July 2019
Volume 60, Issue 9
Open Access
ARVO Annual Meeting Abstract  |   July 2019
Central and peripheral cornea, limbal palisades of Vogt and blood flow visualized with cell-resolution non-contract en face full-field OCT
Author Affiliations & Notes
  • Viacheslav Mazlin
    Institute Langevin, Paris, France
  • Jules Scholler
    Institute Langevin, Paris, France
  • Peng XIAO
    Zhongshan Ophthalmic Centre, Sun Yat-sen University, Guangzhou, China
  • Kristina Irsch
    Quinze-Vingts National Eye Hospital, Paris, France
    Institut de la Vision, Paris, France
  • Kate Grieve
    Quinze-Vingts National Eye Hospital, Paris, France
    Institut de la Vision, Paris, France
  • Jose Alain Sahel
    Quinze-Vingts National Eye Hospital, Paris, France
    Institut de la Vision, Paris, France
  • Mathias Fink
    Institute Langevin, Paris, France
  • Claude Boccara
    Institute Langevin, Paris, France
    LLTech SAS, Paris, France
  • Footnotes
    Commercial Relationships   Viacheslav Mazlin, Patent (P); Jules Scholler, None; Peng XIAO, Patent (P); Kristina Irsch, None; Kate Grieve, None; Jose Sahel, None; Mathias Fink, Patent (P); Claude Boccara, Patent (P)
  • Footnotes
    Support  HELMHOLTZ grant, European Research Council (ERC) (610110)
Investigative Ophthalmology & Visual Science July 2019, Vol.60, 2125. doi:
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      Viacheslav Mazlin, Jules Scholler, Peng XIAO, Kristina Irsch, Kate Grieve, Jose Alain Sahel, Mathias Fink, Claude Boccara; Central and peripheral cornea, limbal palisades of Vogt and blood flow visualized with cell-resolution non-contract en face full-field OCT. Invest. Ophthalmol. Vis. Sci. 2019;60(9):2125.

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      © ARVO (1962-2015); The Authors (2016-present)

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Abstract

Purpose : Recently, full-field OCT (FFOCT) demonstrated en face cell-resolution images of the in vivo cornea, captured in contactless way with large field-of-view (1.3 mm2), beneficial comparing to the state of the art confocal microscopy. Obtaining those high-signal FFOCT images required averaging of 20 single images, priorly aligned with a lateral registration algorithm. In this work we demonstrate an improved FFOCT instrument, capable of capturing high-signal images in a single shot. This improvement eliminates the need for image registration and averaging, opening a possibility for real-time corneal viewing. We show that images could be captured not only from the central corneal region, but also from the peripheral cornea, conjunctiva and limbus, revealing the palisades of Vogt and vessel blood flow.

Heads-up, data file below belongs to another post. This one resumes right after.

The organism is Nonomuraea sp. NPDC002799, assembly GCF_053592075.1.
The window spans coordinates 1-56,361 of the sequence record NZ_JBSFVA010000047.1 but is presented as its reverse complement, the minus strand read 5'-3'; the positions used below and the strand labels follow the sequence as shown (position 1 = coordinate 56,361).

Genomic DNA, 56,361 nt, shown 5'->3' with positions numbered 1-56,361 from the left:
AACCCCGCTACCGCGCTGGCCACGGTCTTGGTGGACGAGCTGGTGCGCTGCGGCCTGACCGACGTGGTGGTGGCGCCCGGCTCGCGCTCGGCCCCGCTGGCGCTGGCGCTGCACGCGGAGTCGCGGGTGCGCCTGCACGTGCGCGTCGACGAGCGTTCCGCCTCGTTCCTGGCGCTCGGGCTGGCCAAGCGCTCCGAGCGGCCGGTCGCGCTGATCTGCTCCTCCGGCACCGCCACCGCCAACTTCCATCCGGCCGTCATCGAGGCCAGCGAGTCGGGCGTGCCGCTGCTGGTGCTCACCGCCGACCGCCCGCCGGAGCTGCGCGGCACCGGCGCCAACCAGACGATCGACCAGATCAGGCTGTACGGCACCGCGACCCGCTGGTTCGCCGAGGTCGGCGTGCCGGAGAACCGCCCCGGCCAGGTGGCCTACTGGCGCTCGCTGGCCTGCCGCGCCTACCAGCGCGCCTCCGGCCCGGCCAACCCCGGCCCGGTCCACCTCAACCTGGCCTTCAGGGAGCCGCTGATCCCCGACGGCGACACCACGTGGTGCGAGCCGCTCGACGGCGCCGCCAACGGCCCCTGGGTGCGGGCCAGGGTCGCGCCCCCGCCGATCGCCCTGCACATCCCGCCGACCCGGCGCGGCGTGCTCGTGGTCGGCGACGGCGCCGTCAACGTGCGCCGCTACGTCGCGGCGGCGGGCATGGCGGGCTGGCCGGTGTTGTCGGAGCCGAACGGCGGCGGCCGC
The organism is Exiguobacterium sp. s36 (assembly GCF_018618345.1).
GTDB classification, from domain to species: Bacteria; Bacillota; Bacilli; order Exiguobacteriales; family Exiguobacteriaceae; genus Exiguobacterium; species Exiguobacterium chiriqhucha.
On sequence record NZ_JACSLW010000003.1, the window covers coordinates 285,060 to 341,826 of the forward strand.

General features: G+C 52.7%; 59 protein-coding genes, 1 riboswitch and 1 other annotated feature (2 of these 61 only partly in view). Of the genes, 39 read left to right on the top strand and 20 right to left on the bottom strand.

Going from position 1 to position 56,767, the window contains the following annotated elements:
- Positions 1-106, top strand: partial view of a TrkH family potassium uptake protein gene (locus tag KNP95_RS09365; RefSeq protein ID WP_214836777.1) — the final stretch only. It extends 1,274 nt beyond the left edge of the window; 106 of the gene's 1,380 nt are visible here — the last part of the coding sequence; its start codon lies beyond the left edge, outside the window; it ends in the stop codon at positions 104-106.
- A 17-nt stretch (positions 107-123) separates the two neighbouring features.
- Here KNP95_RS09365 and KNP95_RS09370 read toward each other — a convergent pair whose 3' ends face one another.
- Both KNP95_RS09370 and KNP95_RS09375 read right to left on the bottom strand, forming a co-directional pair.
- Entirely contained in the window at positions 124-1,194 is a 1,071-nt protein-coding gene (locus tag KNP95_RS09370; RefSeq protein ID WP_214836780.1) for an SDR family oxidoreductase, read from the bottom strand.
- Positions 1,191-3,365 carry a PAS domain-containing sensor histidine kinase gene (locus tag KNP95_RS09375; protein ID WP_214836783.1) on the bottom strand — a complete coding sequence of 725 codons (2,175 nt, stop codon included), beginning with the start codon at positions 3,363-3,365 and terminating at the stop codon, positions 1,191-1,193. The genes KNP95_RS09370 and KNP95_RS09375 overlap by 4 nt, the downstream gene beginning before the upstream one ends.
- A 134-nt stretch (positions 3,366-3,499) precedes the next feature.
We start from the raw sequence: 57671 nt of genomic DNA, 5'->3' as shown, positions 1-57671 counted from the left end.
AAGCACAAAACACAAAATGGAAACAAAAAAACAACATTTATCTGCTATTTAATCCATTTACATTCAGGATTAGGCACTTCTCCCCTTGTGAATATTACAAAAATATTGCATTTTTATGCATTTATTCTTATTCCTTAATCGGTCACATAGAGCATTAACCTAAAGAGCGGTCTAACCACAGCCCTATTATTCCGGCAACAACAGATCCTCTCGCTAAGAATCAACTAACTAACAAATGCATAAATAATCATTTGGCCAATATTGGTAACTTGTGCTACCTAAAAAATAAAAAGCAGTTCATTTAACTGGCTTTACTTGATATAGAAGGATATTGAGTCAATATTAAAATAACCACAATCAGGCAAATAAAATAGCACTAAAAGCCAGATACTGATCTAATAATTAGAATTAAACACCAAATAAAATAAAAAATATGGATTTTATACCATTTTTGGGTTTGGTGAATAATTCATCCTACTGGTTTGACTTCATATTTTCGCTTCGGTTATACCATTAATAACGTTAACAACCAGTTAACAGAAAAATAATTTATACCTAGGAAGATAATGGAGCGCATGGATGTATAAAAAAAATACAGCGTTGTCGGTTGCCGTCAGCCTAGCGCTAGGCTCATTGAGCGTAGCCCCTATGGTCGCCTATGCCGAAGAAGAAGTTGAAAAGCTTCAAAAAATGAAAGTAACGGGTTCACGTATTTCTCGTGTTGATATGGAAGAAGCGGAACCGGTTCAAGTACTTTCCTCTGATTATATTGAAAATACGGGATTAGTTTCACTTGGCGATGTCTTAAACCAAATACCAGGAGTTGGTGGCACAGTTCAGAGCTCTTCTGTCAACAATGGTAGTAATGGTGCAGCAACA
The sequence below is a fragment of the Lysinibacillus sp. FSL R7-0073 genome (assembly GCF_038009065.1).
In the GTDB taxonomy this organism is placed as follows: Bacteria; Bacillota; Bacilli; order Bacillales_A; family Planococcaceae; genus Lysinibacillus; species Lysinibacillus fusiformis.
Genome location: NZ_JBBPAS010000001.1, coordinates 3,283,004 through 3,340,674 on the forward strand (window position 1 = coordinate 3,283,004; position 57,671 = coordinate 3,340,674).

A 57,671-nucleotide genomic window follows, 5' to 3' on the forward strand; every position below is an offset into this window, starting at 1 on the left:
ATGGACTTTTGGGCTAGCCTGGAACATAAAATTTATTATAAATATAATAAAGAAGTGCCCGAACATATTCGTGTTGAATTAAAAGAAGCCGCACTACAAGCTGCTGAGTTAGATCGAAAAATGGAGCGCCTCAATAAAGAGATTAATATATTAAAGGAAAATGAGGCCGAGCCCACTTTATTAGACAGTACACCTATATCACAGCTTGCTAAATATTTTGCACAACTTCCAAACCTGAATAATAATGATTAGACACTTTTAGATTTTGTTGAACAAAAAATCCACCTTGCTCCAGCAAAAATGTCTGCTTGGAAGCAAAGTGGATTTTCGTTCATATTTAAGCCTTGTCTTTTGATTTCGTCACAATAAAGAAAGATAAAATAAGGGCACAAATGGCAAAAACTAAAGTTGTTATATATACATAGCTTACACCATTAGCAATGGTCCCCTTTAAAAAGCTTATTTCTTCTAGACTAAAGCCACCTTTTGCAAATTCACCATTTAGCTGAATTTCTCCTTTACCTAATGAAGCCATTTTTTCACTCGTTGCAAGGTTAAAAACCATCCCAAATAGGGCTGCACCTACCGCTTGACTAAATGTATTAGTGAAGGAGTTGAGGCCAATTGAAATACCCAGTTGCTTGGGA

Methods : Images of the anterior eye were obtained from three healthy subjects using a combined FFOCT-OCT instrument. OCT provided the axial position of the eye, which was used to correct in real-time the focus of the FFOCT reference arm, increasing the signal level in FFOCT images. Acquisition speed of 275 images per second was sufficient to freeze the movements of the eye and visualize the propagation of blood in the limbal and conjunctival vessels.

Results : High-signal non-averaged FFOCT images revealed structures in central and peripheral cornea, including tear-film, superficial epithelial cells with nuclei, sub-basal nerve plexus (SNP), stromal keratocytes and nerves, endothelium. In the limbus the ridge-shaped palisades of Vogt with diameter around 30 µm and blood vessels were visible. Moreover, it was possible to view the propagation of blood cells inside the vessels and measure flow of 0.3 millimiters/second, in agreement with the literature.

Conclusions : Full-field OCT can capture high-signal images from central and peripheral cornea, conjunctiva and limbus, with revealed palisades of Vogt and blood vessels. Propagation of blood flow can be viewed and quantified. High-signal images are captured in a single shot, opening the possibility for real-time viewing. These points, together with the contactless operation, cell-resolution and millimiter-size field of view, make FFOCT a promising candidate for becoming a useful clinical tool in the future.

This abstract was presented at the 2019 ARVO Annual Meeting, held in Vancouver, Canada, April 28 - May 2, 2019.

 

Single frame FFOCT images of in vivo human cornea

Single frame FFOCT images of in vivo human cornea

 

Single frame FFOCT images of in vivo human limbus

Single frame FFOCT images of in vivo human limbus

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